A cautionary tale: Horror in the stairwell.

Dear friends,


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It’s one of those months.

Kate goes back to college in 24 hours; Parker starts his senior year of high school in less than a week; it won’t stop raining in Missouri (not typically a bad thing in August except when people lose their homes and lives and the Department of Transportation shuts down the interstate, which is the ONLY way you can get nearly everywhere from where I live); and I have three business trips to make during three consecutive weeks, which equals less time for things like communing with my family, cooking, crafting, and — you know — pursuing the life I’m interested in blogging about.

This time last year I had a very similar August, without the Biblical floods, but including the busy schedule, the parental angst and the sudden onset of unspecified but likely seasonal melancholy. And I responded by taking to the sofa to wallow in a sea of fattening snacks and mindless television programs for days and weeks on end.

This year I vowed not to repeat history and I readied myself with alternative coping strategies.

  1. My frig and pantry are STOCKED with fresh veggies and whole foods and my healthy eating is at an all-time high. (By the way, have you discovered quinoa and chia seeds? If not, you should. I may just write entire posts devoted to these two miracle foods soon, but until then, Google them and find out for yourself what you’re missing.)
  2. I have honored my summer vow to engage in 30 minutes of activity five days a week. (Note I’m not calling it “exercise.” Exercise is a word that looms large on anybody’s schedule and the last thing I need is intimidating expectations about what counts as exercise.) Just getting off the sofa for a portion of the evening this time of year is a huge win for me.
  3. I have a drawer full of interesting projects at the ready, including two new quilts I can’t wait to show you when I finish them. I won’t be lacking for creative outlets to boost my mood this time around.

Strategies 1 and 3 have worked like a charm. Strategy one is working so well, in fact, I’ve lost a couple of pounds. Bonus!

Strategy 2 is where my tale of woe begins. My evening activity has mostly consisted of half-hour walk/jogs through my neighborhood. My right knee has been bothering me for the last several weeks so I’ve been trying not to overdo it. Plus, if I tell myself I “must” run, I’m more likely to stay on the sofa than if I give myself permission to go for a walk (and then break into a run if I feel like it). It was all working great until Monday night.

I was on Trip #2 of my three-trip swing and found myself in a hotel room after a long evening with clients. It was too late and too dark to stroll around an unfamiliar neighborhood and the hotel treadmills looked wholly unappealing as an activity option. I have a fit, male colleague whose sole form of “activity” is running bleachers three times a week, so I decided it might be an interesting and challenging change of pace to run stairs. Clearly, I didn’t think this through.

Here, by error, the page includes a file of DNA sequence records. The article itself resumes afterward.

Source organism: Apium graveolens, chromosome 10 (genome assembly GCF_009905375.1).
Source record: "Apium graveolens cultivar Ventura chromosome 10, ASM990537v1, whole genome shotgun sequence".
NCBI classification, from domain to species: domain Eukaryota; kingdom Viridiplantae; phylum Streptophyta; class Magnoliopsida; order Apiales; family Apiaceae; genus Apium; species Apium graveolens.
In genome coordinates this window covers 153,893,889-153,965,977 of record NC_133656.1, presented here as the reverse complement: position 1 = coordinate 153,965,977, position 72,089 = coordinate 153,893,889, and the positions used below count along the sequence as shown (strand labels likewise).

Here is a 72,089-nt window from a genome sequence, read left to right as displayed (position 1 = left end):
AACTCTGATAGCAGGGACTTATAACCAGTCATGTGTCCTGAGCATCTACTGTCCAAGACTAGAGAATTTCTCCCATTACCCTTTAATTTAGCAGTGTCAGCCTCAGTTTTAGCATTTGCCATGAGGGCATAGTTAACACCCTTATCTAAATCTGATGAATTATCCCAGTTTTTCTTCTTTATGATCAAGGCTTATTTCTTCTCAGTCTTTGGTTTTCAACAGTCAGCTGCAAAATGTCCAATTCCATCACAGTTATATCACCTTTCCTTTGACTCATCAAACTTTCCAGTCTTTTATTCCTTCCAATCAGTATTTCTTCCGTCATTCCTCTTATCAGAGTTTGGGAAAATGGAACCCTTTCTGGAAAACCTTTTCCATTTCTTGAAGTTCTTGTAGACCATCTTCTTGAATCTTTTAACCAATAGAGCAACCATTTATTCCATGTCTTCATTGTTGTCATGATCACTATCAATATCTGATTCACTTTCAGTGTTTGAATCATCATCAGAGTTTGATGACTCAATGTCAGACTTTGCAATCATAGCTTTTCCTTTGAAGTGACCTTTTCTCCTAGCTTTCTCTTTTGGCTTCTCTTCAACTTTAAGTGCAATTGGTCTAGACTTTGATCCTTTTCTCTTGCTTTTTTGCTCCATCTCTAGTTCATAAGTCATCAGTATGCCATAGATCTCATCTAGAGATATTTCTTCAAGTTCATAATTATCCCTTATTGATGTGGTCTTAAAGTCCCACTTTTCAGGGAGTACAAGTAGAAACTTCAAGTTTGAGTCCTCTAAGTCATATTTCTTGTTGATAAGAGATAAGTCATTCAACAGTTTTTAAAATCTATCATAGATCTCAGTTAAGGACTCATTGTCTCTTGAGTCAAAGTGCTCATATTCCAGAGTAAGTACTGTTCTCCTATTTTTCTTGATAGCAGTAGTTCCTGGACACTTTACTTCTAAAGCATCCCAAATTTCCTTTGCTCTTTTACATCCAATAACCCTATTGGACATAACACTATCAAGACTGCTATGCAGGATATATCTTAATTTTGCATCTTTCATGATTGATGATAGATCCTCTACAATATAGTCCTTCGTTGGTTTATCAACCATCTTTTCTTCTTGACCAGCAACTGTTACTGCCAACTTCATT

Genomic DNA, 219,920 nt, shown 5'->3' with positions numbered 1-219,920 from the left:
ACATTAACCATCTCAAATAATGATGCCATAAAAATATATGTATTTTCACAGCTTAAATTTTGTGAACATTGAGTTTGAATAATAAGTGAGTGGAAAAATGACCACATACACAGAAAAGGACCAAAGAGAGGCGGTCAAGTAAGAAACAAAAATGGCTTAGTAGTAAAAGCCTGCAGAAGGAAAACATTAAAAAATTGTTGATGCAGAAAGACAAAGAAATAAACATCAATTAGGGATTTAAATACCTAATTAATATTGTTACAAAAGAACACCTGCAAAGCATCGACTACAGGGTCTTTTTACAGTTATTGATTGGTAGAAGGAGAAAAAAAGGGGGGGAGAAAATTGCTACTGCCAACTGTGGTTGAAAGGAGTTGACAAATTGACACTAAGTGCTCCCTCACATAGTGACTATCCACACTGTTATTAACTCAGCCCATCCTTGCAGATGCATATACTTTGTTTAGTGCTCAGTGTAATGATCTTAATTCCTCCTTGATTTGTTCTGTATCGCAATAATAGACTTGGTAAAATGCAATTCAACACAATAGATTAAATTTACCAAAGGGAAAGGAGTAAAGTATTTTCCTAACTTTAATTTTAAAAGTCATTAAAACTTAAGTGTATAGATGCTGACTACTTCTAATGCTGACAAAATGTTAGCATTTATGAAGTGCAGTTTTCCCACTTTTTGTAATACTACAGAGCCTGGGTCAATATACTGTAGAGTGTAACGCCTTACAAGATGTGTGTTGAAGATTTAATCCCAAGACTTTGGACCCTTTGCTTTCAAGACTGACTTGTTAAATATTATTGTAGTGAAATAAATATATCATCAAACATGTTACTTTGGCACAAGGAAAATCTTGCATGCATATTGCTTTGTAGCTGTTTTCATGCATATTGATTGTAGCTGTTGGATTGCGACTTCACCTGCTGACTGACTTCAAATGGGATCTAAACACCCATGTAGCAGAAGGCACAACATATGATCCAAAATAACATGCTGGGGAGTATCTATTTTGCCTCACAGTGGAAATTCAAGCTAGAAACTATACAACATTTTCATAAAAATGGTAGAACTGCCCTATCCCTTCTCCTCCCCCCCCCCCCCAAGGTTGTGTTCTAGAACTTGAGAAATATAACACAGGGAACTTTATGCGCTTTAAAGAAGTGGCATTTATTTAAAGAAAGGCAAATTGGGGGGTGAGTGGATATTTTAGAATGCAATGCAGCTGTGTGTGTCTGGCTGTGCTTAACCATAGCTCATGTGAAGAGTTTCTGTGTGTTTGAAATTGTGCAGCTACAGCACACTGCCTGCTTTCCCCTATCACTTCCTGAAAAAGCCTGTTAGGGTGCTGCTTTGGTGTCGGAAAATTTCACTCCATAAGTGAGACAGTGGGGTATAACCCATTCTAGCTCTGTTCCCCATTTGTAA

I was in a 10-story building so I started at the bottom and headed up as if the place were on fire and I needed to exit. By the time I reached the 5th floor, I knew I was in trouble. My legs and lungs were on fire, I was light-headed and stunningly dizzy, and I realized I had better slow the heck down or risk passing out. I made it to the top where it was immediately clear that “running” stairs was not in the cards for me. I was relieved to turn and head back down, but it took me the full 10 floors to catch my breath and overcome my lightheadedness. Worst of all, I looked at my watch and realized only five minutes had elapsed on what was supposed to be a half hour of “activity.” I turned again and headed back up, one floor at a time, at an embarrassingly slow and plodding pace, at times holding both handrails to steady myself.

I managed to hang in there for the full 30 minutes, climbing and descending 10 floors of stairs, five times in a row. I barely made it back to my room on the worst case of noodle legs I’ve ever experienced. (I was so weak I had to sit on the bed to change into my pajamas. And once changed, I crawled under the covers and didn’t move the rest of the night.)

For the last two days I’ve been hobbling around like a double amputee who’s just learning to walk on prostheses. It’s embarrassing because my gait would lead you to believe I’m seriously injured. The truth is, only my vanity took a hit.

Only a woman who believes she can make her first quilt without a pattern would think she could go from moderately paced walk/jogs to running stairs with no side effects. Only a woman who knows her age is 50 but thinks her body can respond like it’s 30 would even attempt such a thing. Only a woman who attempted such a thing would thank her lucky stars there were no hotel guests in the stairwell to witness the sweaty, red-faced, wheezing woman take leave of her senses and her dignity.

With gratitude {for deserted stairwells, empty hallways, and other cleared pathways to “activity” anonymity},

Joan, who now understands you must walk stairs before you run